Young Torontonians push for solutions to city’s gun violence problem

 Friday was National Day Against Gun Violence and it comes on the heels of a weekend shooting that killed two people and injured three others in North Etobicoke. Mayor Olivia Chow was among those who took part in a ceremony in the Peace Garden at Nathan Phillips Square, taking a moment to try and comfort [[{“value”:”

Friday was National Day Against Gun Violence and it comes on the heels of a weekend shooting that killed two people and injured three others in North Etobicoke.

Mayor Olivia Chow was among those who took part in a ceremony in the Peace Garden at Nathan Phillips Square, taking a moment to try and comfort those who were still on edge after the shooting in their neighbourhood.

“For the residents that are feeling scared, for the families that don’t want to go out and play with their kids I say to them the police are out in these communities, do not let fear dominate, please do claim your public space and together we will keep each other safe,” said Chow.

The Toronto Youth Cabinet, along with advocates and students from North Albion Collegiate Institute, appealed to Chow and the rest of city council for more funding aimed at community building in the Rexdale area while urging the city to focus on crime prevention and connecting young people with work.

“First increase funding to violence prevention grants such as The Identified Impact Program which has been successful in enhancing opportunities for young people, we’re calling for an immediate $300,000 investment to this program,” said Stephen Mensash, the executive director of the Toronto Youth Cabinet.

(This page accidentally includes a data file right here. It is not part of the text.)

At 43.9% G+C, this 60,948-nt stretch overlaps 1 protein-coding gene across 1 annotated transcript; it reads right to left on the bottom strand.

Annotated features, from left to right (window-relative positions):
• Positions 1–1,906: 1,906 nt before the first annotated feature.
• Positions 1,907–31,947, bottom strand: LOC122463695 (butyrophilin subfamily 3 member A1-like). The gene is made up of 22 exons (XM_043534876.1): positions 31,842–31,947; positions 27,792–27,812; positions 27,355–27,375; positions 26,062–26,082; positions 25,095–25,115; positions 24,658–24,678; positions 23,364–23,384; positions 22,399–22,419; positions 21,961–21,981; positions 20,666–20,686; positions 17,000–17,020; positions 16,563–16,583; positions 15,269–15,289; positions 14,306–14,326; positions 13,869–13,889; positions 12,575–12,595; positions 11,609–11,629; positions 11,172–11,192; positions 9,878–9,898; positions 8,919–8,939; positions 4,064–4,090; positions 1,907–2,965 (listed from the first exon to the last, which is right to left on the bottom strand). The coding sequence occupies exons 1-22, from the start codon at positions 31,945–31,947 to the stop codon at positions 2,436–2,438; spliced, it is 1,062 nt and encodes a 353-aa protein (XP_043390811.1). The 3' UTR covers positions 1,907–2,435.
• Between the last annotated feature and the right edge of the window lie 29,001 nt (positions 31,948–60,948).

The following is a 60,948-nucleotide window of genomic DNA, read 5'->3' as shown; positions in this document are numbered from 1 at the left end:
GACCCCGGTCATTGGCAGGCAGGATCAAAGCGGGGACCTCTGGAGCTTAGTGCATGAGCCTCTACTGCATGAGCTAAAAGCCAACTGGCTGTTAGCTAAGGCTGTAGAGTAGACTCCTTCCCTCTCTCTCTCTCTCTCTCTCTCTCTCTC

“We are also calling for the creation of a summer youth employment program to ensure young people have access to meaningful and gainful employment opportunities. A job will provide our young people with meaning and purpose which thereby enables them to live a more productive life.”

Students at North Albion Collegiate Institute say they are taken aback and deeply disappointed by the continuing streak of violence.

“Create more accessible youth spaces and support violence prevention initiatives that provide mentorship, conflict resolution, training, and life skill development,” said student Jessica Owusu.

Fellow student Prabhdeep Mann pointed out students were not permitted to come to school on Monday as police continued to investigate the deadly shooting. She said when they returned Tuesday they found out there were resources available, including guidance counsellors and social support workers, however, they were not available on Wednesday.

“It’s not that there’s an absence of resources in Rexdale to help you, but rather a lack of accessibility and awareness about their existence. What’s the point of having resources if no one knows that they’re available,” said Mann.

A joint statement by the Toronto Youth Council and Toronto District School board reads in part, “Our city’s young people deserve to thrive in environments rich with opportunities, not beset by poverty and violence.”

Police continue to investigate the June 2 shooting that has claimed the lives of 46-year-old Seymour Gibbs and 61-year-old Delroy “George” Parkes. Three other victims sustained injuries ranging from life-altering to non-life-threatening. Investigators have not said what the motive might have been for the shooting and could not confirm if any of the men injured were specifically targeted.

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